Tony Cozier on West Indies cricket
Way to go, Windies Women!
Tino Best credits Fire In Babylon, the documentary highlighting Viv Richards and the times when the West Indies ruled supreme, for his new-found attitude. Other current players mention it as a motivating factor.
They should find further inspiration in the achievements of another West Indies team of current vintage.
While the men continue to flounder in the lower reaches of the international tables, their female counterparts are making rapid progress towards the peak of their game.
Their recent triumph over India in the home series, both in the Twenty20s and ODI contests, was over opponents ranked fourth to the long established dominant trio of Australia, England and New Zealand.
It was further evidence of their continuing rise following their semi-final placing in the Twenty20 World Cup in the Caribbean in 2010 (when they defeated England on the way) and their claiming of the ICC Women’s Challenge in South Africa later that year.
Contrast those results with others not so long ago – defeat in all six ODIs by Sri Lanka at home in 2003 and all five on a tour of India a year later.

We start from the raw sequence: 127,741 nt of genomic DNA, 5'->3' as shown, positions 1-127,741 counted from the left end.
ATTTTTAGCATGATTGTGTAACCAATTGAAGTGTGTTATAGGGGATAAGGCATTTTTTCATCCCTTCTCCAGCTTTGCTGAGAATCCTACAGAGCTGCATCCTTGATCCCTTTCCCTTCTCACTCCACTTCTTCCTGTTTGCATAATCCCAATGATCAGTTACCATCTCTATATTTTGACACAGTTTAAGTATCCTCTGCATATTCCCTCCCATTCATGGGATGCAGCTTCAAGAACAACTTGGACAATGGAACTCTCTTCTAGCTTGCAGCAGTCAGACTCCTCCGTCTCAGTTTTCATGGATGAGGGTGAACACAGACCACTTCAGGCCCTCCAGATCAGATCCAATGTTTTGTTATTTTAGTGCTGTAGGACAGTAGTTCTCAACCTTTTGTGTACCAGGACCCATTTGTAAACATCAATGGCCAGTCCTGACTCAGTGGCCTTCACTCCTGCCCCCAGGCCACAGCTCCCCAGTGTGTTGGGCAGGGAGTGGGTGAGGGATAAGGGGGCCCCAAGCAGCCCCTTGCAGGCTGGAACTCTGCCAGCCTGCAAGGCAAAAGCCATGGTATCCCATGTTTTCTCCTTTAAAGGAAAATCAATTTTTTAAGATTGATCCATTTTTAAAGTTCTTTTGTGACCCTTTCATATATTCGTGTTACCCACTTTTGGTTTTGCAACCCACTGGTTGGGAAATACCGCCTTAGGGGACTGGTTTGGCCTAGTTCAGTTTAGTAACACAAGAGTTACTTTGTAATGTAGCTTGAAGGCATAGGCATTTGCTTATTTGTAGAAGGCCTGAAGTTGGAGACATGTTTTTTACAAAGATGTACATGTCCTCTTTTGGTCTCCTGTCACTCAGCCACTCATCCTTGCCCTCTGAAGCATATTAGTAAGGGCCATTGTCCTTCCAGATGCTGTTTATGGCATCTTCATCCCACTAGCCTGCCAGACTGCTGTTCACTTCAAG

Now the “amazing” (to use coach Sherwin Campbell’s term) Stephanie Taylor, aged 20, is ranked No. 1 on both the ICC’s batting and all-rounders’ list . No male West Indian has come close to such a combination since the system was introduced.
The dashing Deandra Dottin, also 20, is No. 7 in the batting.
Her 38-ball 100 (with nine sixes) against South Africa in St Kitts in the World Twenty20 in 2010 remains the fastest in the shortest form of the game by either woman or man. Move over, Chris Gayle!
Taylor rates fifth among the bowlers, spinner Anisa Mohammed sixth.
Captain Merisa Aquillera and Juliana Nero (batting) and Shannel Daley (bowling) are in the top 20.
Women’s cricket remains a peripheral sport, both internationally and regionally. But the WICB has begun to pay it more attention, placing players on retainer contracts, retaining Campbell as full-time coach and organizing m ore bi-lateral series and an annual regional tournament.
Still, especially in these parts, it receives less publicity than it deserves.
It is not constantly torn by the strife between board and players ’ association. It has been hardly noticed by politicians, if at all. No selection panel has had to resign.
Come to think of it, that might well explain why the women are do ing so well. The men should take note.